Still, it was interesting to be there. I got to see a lot of artifacts, including a few books on mysticism and some occult memorabilia, some uniforms, and a lot of other cool stuff. And at a certain point, you could walk along a footpath to the North Tower, where two of the rooms the SS renovated are available to look at (sadly, no photos are allowed in those areas). The Crypt is a dark and eerie space, and definitely had a ritual purpose, though not necessarily a magical one. The walls are covered with paintings of stylized depictions of victims of SS tyranny, as if to say that the space is now a memorial to them than to the SS and the Aryan man. On the floor above is the Group Leader’s Hall, which was incomplete at the end of the war and was probably meant to be a meeting room of some sort (but for what purpose?). The most interesting part of that room is that in the center of the room is a Black Sun symbol, which has both esoteric connotations and–because the SS used it as a symbol of power–neo-Nazi connotations. I stood on top of it as if to say, “Yeah, I’m Jewish and you’re worth shit.”

Entrance into the castle proper.

Entrance into the castle proper.

The other exhibit discussed the castle’s history, when it was the second home of the Prince-Bishops of Paderborn. You basically go throughout the whole castle–down hallways and up and down staircases–seeing its history from prehistory to the early 1900’s. That was interesting too. Part of the exhibit displayed what creatures lived in the area in the Ice Age or earlier, and another area talked about how important agriculture was to the area. In one room they had the actual road traders used displayed where it had been uncovered during renovations, and in another section there was a small tribute to the Jewish community that lived in the area. And in one part of the East Tower is a basement room where witches were kept and tortured during the one recorded set of witch trials in the area. Believe me, I’m definitely going to email those photos to my History of Witchcraft teacher in the morning.

The castle courtyard, facing the direction of the North Tower.

The castle courtyard, facing the direction of the North Tower.

At the end of it all, I had a really great time and was really glad I’d gone (though before I ended the tour of the castle I had to take off my coat because I was starting to get really warm from all the physical activity). It’s definitely going to be one of the highlights of my time here in Germany, and I took a lot of photos so that I’ll remember it long after I’ve left the country. I even had an idea or two for stories while I was there, and I bought a few books in the gift shop so that I’ll have plenty to reference should I ever need to look up some info. Definitely check out the castle if you ever get the chance. It’s well worth the trip.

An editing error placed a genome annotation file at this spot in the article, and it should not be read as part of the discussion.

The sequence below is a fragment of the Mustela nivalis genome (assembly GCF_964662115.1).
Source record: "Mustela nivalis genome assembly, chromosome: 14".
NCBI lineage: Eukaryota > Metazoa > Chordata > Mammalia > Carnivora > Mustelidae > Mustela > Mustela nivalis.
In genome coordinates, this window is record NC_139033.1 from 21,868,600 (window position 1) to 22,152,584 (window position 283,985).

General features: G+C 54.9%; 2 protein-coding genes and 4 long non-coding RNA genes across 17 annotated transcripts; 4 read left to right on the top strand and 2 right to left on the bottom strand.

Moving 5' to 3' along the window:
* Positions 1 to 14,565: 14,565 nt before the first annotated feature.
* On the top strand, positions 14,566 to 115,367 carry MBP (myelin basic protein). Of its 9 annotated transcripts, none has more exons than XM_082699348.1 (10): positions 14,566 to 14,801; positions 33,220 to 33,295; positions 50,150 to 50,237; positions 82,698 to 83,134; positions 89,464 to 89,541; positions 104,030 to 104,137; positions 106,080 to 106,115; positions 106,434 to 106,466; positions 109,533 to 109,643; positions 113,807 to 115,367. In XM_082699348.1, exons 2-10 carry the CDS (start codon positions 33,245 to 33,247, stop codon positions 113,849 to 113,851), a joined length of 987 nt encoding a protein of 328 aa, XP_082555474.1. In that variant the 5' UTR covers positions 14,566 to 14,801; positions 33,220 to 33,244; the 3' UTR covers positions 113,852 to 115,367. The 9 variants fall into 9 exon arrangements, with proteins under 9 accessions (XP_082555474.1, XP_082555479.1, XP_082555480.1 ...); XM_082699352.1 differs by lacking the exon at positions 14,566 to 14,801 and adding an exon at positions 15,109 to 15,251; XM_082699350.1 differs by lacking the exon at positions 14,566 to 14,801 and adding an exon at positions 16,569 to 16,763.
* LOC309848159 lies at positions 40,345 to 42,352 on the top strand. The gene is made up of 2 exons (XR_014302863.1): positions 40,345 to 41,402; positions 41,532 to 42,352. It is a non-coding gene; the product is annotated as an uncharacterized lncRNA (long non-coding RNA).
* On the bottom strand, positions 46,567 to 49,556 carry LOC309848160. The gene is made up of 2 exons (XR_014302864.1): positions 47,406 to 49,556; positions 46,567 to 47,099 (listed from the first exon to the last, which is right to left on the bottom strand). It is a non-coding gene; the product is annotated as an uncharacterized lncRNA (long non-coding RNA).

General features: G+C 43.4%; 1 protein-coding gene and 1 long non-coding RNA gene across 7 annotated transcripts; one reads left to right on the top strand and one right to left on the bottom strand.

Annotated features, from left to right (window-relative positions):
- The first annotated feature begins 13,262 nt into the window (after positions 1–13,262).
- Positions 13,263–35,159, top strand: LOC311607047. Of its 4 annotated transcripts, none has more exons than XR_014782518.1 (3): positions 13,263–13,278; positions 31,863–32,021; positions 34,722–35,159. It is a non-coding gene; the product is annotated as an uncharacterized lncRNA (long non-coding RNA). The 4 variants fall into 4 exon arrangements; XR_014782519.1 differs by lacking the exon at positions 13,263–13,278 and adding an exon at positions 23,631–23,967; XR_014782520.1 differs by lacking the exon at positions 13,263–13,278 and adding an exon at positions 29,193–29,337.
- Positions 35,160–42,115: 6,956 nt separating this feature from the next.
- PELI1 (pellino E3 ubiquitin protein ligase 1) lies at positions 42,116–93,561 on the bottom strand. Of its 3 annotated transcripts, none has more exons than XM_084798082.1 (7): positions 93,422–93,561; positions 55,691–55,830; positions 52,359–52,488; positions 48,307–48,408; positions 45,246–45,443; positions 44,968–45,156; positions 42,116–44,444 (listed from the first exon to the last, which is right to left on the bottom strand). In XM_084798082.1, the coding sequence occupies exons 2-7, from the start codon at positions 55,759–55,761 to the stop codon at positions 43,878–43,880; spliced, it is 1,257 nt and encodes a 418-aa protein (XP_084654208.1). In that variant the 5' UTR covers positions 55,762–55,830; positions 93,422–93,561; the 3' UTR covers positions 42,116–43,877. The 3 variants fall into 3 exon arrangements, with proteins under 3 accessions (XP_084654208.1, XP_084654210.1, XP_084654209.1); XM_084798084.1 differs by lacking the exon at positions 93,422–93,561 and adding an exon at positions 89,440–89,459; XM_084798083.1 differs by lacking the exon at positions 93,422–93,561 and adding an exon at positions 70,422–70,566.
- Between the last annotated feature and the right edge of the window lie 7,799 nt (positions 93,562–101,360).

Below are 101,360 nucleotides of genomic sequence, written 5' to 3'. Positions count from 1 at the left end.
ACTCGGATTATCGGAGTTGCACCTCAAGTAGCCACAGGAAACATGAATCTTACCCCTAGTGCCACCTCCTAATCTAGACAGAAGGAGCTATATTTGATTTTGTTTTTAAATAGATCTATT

Of course, I doubt this’ll be the last adventure I have in Germany. While my time here is becoming limited, there’s still one place I’d like to visit, and I think I might have the opportunity this coming weekend. Oppenheim is a town not too far from me, with an underground ossuary and labyrinth, which sounds a lot like the Paris catacombs, and they have a wine museum too. With Oktoberfest starting, sounds like the kind of place I could have a bit of fun before I say goodbye to Deutschland, don’t you think?

A model of the synagogue that used to be in the village, located in the small Jewish display in the castle.

A model of the synagogue that used to be in the village, located in the small Jewish display in the castle.

Well, I wanted to write more posts today (I’ve got plenty to write about), but it’s getting late and I’ve got an early morning tomorrow. I guess I’ll just say goodnight for now and see what I can post tomorrow.

Goodnight Followers of Fear! Pleasant nightmares!

The building where Kristallnacht was planned.

The building where Kristallnacht was planned.

I’m telling you, I had quite the day yesterday. Besides spending half the day traveling between my apartment in Wiesbaden and the train station in Munich, I mean. That was just a pain in the butt, as well as a strain on my wallet (I will not be traveling for the next few weeks because of it most likely).

Well, let’s skip over the long, mostly uneventful train rides, and get right into my day in Munich. I got there a bit before noon despite several delays along the way and managed to grab a bite to eat and some extra water before meeting up with Taff Simon, my tour guide. Taff, a Welsh archaeologist who works on WWII-related sites when not in the midst of giving people tours (and whom I highly recommend for a tour if you’re interested in WWII stuff), was the best tour guide. Since we both were well-versed in Nazi history, he didn’t have to spend a lot of time filling me in on basic Nazi history. Instead, he took me to various locations around the city that had Nazi history attached to them.

For example, our very first stop was the place where Kristallnacht was thought up. Yeah, that place still exists, it’s an old, church-like building with two arched tunnels built into it for through-traffic. Kristallnacht was thought up during a dinner party for the fifteenth anniversary of the Beer Hall Putsch being held inside. To this day there are memorials in one of the tunnels commemorating what had happened.